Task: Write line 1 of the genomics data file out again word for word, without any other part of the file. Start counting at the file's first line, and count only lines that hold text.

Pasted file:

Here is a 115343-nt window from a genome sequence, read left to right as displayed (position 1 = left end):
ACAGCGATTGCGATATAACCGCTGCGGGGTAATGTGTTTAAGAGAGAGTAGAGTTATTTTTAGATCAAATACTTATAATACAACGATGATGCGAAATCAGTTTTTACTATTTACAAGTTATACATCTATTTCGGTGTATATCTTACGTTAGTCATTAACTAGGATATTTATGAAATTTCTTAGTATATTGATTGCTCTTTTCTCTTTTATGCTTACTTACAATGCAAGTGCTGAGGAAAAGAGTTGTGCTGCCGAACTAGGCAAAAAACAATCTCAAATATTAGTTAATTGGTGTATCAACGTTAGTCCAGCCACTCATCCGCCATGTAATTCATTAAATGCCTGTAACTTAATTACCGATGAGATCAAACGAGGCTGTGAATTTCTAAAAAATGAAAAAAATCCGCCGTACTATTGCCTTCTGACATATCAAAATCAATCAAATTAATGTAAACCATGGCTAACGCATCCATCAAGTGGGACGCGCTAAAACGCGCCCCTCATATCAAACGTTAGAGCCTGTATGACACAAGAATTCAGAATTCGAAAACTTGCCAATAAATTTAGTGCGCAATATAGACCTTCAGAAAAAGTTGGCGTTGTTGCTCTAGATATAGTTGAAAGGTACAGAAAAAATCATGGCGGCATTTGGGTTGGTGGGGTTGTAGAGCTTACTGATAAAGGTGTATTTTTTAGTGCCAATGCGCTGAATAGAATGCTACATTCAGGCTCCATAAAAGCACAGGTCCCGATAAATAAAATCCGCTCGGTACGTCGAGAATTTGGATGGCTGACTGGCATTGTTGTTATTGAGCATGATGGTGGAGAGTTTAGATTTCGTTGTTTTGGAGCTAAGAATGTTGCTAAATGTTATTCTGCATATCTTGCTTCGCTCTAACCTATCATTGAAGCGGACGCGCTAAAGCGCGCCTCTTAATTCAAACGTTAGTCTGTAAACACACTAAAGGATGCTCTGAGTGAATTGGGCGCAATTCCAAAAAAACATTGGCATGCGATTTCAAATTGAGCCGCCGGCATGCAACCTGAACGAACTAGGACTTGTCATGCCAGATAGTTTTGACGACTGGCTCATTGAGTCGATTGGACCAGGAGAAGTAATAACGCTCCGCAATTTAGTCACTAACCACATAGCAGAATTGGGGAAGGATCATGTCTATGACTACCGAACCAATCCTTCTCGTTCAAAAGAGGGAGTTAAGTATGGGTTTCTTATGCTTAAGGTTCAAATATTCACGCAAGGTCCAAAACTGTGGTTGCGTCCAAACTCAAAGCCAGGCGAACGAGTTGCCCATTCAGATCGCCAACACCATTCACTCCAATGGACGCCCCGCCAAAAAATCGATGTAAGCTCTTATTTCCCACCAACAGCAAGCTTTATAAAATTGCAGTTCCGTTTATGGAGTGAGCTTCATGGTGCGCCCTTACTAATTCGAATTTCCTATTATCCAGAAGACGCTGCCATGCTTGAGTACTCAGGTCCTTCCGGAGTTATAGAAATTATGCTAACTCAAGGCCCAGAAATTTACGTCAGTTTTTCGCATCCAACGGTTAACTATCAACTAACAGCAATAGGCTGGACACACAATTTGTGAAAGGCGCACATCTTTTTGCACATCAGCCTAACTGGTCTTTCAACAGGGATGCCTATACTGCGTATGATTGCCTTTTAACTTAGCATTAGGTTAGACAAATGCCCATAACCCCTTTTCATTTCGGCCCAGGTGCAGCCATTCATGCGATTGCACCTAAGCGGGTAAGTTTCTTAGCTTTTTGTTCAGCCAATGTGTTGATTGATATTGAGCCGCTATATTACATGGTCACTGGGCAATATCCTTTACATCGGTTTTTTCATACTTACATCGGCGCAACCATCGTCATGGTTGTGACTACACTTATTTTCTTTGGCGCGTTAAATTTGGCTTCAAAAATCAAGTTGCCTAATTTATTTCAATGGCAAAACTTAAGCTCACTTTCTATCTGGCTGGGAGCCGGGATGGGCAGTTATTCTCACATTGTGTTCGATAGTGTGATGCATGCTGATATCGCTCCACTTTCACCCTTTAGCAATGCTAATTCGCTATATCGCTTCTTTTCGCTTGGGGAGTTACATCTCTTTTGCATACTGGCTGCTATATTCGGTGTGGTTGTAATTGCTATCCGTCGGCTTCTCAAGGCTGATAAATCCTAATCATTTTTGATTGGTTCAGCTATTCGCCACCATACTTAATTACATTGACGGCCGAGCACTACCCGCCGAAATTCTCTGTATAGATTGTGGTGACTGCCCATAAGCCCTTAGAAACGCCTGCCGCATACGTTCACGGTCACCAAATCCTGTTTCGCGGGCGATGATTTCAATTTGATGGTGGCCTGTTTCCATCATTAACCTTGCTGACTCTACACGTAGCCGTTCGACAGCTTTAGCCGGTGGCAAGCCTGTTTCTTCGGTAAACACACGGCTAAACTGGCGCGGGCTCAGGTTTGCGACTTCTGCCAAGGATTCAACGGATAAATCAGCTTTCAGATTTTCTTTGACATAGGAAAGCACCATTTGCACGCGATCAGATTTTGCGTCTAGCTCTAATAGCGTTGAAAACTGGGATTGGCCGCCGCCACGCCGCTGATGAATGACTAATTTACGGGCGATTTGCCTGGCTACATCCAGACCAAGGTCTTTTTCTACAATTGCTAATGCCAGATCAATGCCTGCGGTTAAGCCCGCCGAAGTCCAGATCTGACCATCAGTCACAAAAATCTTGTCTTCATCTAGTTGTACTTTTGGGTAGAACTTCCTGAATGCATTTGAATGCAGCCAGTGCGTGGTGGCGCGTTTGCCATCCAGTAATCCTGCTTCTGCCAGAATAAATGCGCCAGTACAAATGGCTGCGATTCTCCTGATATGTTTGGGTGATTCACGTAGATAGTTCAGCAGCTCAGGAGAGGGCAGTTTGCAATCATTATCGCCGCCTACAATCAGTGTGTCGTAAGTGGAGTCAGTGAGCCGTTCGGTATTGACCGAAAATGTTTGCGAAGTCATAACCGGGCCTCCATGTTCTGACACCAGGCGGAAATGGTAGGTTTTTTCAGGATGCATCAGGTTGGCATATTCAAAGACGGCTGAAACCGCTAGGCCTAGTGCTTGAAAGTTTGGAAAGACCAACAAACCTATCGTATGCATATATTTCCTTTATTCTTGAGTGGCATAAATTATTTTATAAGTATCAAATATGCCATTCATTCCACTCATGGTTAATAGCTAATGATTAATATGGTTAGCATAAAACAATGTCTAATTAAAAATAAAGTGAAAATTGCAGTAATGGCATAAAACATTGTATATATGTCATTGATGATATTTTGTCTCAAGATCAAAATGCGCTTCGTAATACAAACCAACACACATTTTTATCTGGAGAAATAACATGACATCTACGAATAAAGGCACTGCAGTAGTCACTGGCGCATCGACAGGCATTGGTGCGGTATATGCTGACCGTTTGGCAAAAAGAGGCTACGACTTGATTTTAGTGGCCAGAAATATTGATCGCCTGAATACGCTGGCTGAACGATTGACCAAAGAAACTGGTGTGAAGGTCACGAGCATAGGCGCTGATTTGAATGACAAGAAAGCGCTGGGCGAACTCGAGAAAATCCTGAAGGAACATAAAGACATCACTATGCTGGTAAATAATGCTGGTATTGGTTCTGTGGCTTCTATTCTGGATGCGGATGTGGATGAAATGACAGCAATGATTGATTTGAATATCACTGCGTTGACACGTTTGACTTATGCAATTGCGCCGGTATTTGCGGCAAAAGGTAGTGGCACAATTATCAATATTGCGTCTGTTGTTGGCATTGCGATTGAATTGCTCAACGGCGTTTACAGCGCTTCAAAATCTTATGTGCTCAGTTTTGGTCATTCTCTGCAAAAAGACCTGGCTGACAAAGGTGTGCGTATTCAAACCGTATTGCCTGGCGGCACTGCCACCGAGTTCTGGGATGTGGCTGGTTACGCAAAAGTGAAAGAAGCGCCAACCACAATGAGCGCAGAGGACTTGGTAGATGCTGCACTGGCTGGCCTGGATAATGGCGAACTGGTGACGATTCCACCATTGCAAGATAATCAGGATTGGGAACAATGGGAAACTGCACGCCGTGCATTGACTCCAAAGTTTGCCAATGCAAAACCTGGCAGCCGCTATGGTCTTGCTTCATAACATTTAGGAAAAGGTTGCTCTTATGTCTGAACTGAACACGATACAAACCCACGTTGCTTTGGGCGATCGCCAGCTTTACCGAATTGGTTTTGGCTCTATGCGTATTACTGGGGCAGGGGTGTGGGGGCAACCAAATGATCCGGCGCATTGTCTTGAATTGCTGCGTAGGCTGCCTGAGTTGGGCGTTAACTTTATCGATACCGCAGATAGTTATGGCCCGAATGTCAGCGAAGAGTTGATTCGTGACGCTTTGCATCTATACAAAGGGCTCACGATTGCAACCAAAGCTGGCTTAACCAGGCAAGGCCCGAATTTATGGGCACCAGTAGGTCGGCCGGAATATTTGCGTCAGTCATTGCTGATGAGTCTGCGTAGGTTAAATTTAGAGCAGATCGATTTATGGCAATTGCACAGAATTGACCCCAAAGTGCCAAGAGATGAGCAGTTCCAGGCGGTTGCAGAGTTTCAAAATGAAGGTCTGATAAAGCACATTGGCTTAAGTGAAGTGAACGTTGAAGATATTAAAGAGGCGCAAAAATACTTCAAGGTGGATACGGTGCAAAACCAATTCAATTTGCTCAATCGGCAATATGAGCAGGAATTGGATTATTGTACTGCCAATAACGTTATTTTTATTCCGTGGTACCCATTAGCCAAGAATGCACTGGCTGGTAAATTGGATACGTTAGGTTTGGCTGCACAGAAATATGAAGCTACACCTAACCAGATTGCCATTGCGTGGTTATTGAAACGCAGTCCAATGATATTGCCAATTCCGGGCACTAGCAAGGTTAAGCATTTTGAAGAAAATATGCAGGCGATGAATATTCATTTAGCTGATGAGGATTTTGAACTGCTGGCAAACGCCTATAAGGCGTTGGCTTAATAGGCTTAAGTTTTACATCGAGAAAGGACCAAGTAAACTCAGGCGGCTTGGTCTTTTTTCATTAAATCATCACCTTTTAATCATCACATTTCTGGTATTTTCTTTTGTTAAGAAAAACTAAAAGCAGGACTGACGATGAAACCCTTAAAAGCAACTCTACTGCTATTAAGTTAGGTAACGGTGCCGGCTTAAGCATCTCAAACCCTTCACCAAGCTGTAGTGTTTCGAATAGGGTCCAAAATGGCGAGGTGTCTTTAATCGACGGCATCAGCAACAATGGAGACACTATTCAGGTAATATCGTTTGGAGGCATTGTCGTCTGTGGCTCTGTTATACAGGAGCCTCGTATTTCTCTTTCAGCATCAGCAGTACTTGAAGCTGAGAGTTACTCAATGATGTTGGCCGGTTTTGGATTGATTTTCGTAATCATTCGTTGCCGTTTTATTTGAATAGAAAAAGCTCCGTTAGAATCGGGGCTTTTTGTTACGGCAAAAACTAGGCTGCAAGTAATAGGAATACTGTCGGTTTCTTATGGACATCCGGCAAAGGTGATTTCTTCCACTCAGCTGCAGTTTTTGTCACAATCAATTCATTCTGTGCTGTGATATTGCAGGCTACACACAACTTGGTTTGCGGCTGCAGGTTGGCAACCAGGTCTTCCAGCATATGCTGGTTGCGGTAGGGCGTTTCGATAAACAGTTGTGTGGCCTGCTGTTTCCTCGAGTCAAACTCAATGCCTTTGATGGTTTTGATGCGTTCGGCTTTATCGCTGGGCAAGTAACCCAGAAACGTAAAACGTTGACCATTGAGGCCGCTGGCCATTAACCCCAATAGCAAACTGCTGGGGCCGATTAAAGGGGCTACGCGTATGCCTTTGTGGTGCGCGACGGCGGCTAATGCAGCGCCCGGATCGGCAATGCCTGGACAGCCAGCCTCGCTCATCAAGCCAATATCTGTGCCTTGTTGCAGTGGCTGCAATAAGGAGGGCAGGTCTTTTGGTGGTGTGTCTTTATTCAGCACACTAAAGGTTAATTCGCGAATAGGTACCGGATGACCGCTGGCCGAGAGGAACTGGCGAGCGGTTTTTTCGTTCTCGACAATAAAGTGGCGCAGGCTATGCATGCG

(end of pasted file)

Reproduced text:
Here is a 115343-nt window from a genome sequence, read left to right as displayed (position 1 = left end):